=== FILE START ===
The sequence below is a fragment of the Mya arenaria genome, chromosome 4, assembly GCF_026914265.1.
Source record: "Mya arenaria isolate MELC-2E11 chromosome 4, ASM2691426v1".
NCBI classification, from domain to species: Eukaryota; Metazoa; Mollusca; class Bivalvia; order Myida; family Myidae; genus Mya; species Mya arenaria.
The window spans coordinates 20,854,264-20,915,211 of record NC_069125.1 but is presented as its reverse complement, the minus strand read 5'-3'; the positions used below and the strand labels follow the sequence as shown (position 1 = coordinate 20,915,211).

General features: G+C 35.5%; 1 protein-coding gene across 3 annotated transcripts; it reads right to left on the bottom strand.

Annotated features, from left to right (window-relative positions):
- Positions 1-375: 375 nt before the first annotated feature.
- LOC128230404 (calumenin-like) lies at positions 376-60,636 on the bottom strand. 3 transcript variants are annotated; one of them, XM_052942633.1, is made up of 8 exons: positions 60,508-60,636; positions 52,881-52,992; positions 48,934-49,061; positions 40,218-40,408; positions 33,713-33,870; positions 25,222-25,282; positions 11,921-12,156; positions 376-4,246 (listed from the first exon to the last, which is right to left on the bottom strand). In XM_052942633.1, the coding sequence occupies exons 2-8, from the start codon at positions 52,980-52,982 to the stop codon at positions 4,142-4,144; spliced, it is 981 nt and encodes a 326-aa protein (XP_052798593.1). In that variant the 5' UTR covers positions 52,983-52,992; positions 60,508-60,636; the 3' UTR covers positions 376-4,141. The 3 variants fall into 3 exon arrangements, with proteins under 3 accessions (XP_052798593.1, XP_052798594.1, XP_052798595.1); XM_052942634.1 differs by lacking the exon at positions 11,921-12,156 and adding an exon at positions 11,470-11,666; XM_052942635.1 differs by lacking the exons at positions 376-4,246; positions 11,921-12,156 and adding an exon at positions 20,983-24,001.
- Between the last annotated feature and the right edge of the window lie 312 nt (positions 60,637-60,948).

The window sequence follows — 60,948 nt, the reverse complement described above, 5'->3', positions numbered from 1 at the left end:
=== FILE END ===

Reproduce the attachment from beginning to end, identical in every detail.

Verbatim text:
The sequence below is a fragment of the Mya arenaria genome, chromosome 4, assembly GCF_026914265.1.
Source record: "Mya arenaria isolate MELC-2E11 chromosome 4, ASM2691426v1".
NCBI classification, from domain to species: Eukaryota; Metazoa; Mollusca; class Bivalvia; order Myida; family Myidae; genus Mya; species Mya arenaria.
The window spans coordinates 20,854,264-20,915,211 of record NC_069125.1 but is presented as its reverse complement, the minus strand read 5'-3'; the positions used below and the strand labels follow the sequence as shown (position 1 = coordinate 20,915,211).

General features: G+C 35.5%; 1 protein-coding gene across 3 annotated transcripts; it reads right to left on the bottom strand.

Annotated features, from left to right (window-relative positions):
- Positions 1-375: 375 nt before the first annotated feature.
- LOC128230404 (calumenin-like) lies at positions 376-60,636 on the bottom strand. 3 transcript variants are annotated; one of them, XM_052942633.1, is made up of 8 exons: positions 60,508-60,636; positions 52,881-52,992; positions 48,934-49,061; positions 40,218-40,408; positions 33,713-33,870; positions 25,222-25,282; positions 11,921-12,156; positions 376-4,246 (listed from the first exon to the last, which is right to left on the bottom strand). In XM_052942633.1, the coding sequence occupies exons 2-8, from the start codon at positions 52,980-52,982 to the stop codon at positions 4,142-4,144; spliced, it is 981 nt and encodes a 326-aa protein (XP_052798593.1). In that variant the 5' UTR covers positions 52,983-52,992; positions 60,508-60,636; the 3' UTR covers positions 376-4,141. The 3 variants fall into 3 exon arrangements, with proteins under 3 accessions (XP_052798593.1, XP_052798594.1, XP_052798595.1); XM_052942634.1 differs by lacking the exon at positions 11,921-12,156 and adding an exon at positions 11,470-11,666; XM_052942635.1 differs by lacking the exons at positions 376-4,246; positions 11,921-12,156 and adding an exon at positions 20,983-24,001.
- Between the last annotated feature and the right edge of the window lie 312 nt (positions 60,637-60,948).

The window sequence follows — 60,948 nt, the reverse complement described above, 5'->3', positions numbered from 1 at the left end: